Mumbai: Nightmare For Couple After Housing Finance Firm Loses Flat Sale Deed

May 16, 2018, 07:02 IST | Hemal Ashar

Andheri residents run from pillar to post for solution after three deals to sell their Nalasopara flat fall through over deed

Chetna and Chandrakant Walam in Nalasopara. Pics/Nimesh Dave, Datta Kumbhar
Chetna and Chandrakant Walam in Nalasopara. Pics/Nimesh Dave, Datta Kumbhar

A Mumbai resident, Chetna Walam, 42, has been running from pillar to post in a vain bid to retrieve a Sale of Agreement document or Sale Deed that has been misplaced by LIC Housing Finance, Fort branch, from whom she had taken a loan years ago. Walam is now finding it impossible to sell her flat without it.

The back-story
Walam, who works with a pharmaceutical company in Andheri, lives in Chakala with her husband, Chandrakant Umaji Walam, and son, Ayush. Walam, an accountant, said, "In 2003, we bought a flat in Nalasopara for which we took a loan of Rs 3,25,000 from LIC Housing Finance, Fort branch." Ten years later, the Walams decided to shift to Andheri. Walam said, "In 2013, we took a 'top up' loan of Rs 5,00,000 from LIC Housing Finance and bought a flat in Chakala. This time, the loan was procured from the Santacruz branch of the institution.

Chetna Walam with her documents
Chetna Walam with her documents

Walam says the family then decided to sell their Nalasopara home. "My Nalasopara home is a fully-furnished, one-bedroom flat with 525 sq feet built-up area. In November 2017, we found a buyer, an army man, and were happy to strike a deal for Rs 28,50,000."

Walam said, "The army man had paid Rs 5,00,000 initially for the flat and I used that money to pay off my 'top up' loan. Imagine my shock when I learnt in November 2017 that the LIC office had misplaced my Sale Deed. They told me that my file could not be found. It had my original LIC policies, too." Walam added, "That's when my nightmare began. My husband and I used to run between Fort and Santacruz offices, begging for them to locate my file, spending hours at the office, many times at the cost of my work."

Deal called off
Meanwhile, things started falling apart as the army man said he was not getting a loan from his bank without the original Sale Deed. A True Copy of the deed would not do. In February 2018, he called off the deal.

Walam says, "He told me to return the Rs 5,00,000, but I had already used it to pay off my top-up loan. He called me a liar, and I had to constantly hear how I had tried to dupe him. Somehow, I took personal loans and returned his Rs 5,00,000." Walam is at her wits' end now. She said, "I have to repay several people. I do not want a True Copy of my Sale Deed, I want the original. Since March, two more prospective buyers have had to drop the idea of buying my Nalasopara flat without the Sale Deed. The LIC Housing Finance needs to buy my home at the current sale rate or sell it and give me the money. I feel suicidal at times because I am caught in a nightmare."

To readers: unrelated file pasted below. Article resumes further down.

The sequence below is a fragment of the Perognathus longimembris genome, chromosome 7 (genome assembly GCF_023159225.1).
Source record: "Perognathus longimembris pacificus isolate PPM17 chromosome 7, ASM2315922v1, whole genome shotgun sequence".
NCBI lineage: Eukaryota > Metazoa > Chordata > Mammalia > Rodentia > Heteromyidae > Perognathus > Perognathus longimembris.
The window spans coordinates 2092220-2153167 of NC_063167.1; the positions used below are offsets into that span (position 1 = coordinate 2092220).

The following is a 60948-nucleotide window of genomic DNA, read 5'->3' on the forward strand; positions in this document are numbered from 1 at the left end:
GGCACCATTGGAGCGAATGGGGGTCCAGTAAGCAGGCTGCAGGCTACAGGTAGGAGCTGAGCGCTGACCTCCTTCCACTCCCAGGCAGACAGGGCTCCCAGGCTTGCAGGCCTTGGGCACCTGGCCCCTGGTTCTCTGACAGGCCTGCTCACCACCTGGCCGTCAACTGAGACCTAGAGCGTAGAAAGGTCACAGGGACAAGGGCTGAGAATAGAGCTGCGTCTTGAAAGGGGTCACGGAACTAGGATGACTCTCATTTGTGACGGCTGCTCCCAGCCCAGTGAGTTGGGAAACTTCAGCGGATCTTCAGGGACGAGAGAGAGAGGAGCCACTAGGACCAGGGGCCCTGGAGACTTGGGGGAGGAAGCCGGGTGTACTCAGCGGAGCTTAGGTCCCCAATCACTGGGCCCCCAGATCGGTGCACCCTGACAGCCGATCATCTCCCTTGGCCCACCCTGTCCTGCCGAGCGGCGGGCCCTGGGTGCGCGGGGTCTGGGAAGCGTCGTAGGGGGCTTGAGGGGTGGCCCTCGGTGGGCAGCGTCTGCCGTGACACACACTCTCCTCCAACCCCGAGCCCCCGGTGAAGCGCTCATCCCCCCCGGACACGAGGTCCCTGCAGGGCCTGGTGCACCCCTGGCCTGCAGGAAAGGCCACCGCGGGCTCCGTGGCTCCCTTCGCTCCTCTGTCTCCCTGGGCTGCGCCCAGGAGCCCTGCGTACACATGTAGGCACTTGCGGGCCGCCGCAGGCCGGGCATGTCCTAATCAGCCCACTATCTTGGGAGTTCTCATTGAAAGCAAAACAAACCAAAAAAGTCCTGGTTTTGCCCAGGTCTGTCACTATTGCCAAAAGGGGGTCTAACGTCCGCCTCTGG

Police complaint filed
Walam filed a police complaint at Santacruz (W) police station in March, but they told her it is a civil case. "I want to ask the authorities what does one do when there are no answers. People say put this on Twitter, go to court, but I want to ask Modi sarkar, what are you doing for the common man?" she said.

Also read: Former film distributor alleges builder threatened and abused him to vacate Virar flat

Expert view
Vinod Sampat, housing expert, says, "A True Copy is no substitute for the original Sale Deed. Chetna Walam needs to approach the consumer court which will help her get a hefty compensation from the State Commission. She can ask for compensation as high as Rs 99 lakh. The quantum to grant compensation is at the discretion of courts. Courts have awarded lakhs of rupees as compensation in such cases. Financial institutes often take matters like this very casually. The police needs to take cognisance of the complaint filed. They cannot pass if off as a civil matter."

Housing Finance Firm says
An LIC Housing Finance official said, "We have been requesting Chetna Walam to collect her True Copy and other documents but instead of doing that, she is going to the media and to the police. We have replaced her misplaced document with a genuine reconstructed document, which is as valid as the original." The official claimed that they did try hard to locate the document and there were at least two to three staffers working on Sundays trying to find it. "If a buyer has a problem securing a loan elsewhere on the reconstructed document, we are willing to give him the loan. We have also explained this to the police. We have a valid, legal replacement made and done in accordance with the law."

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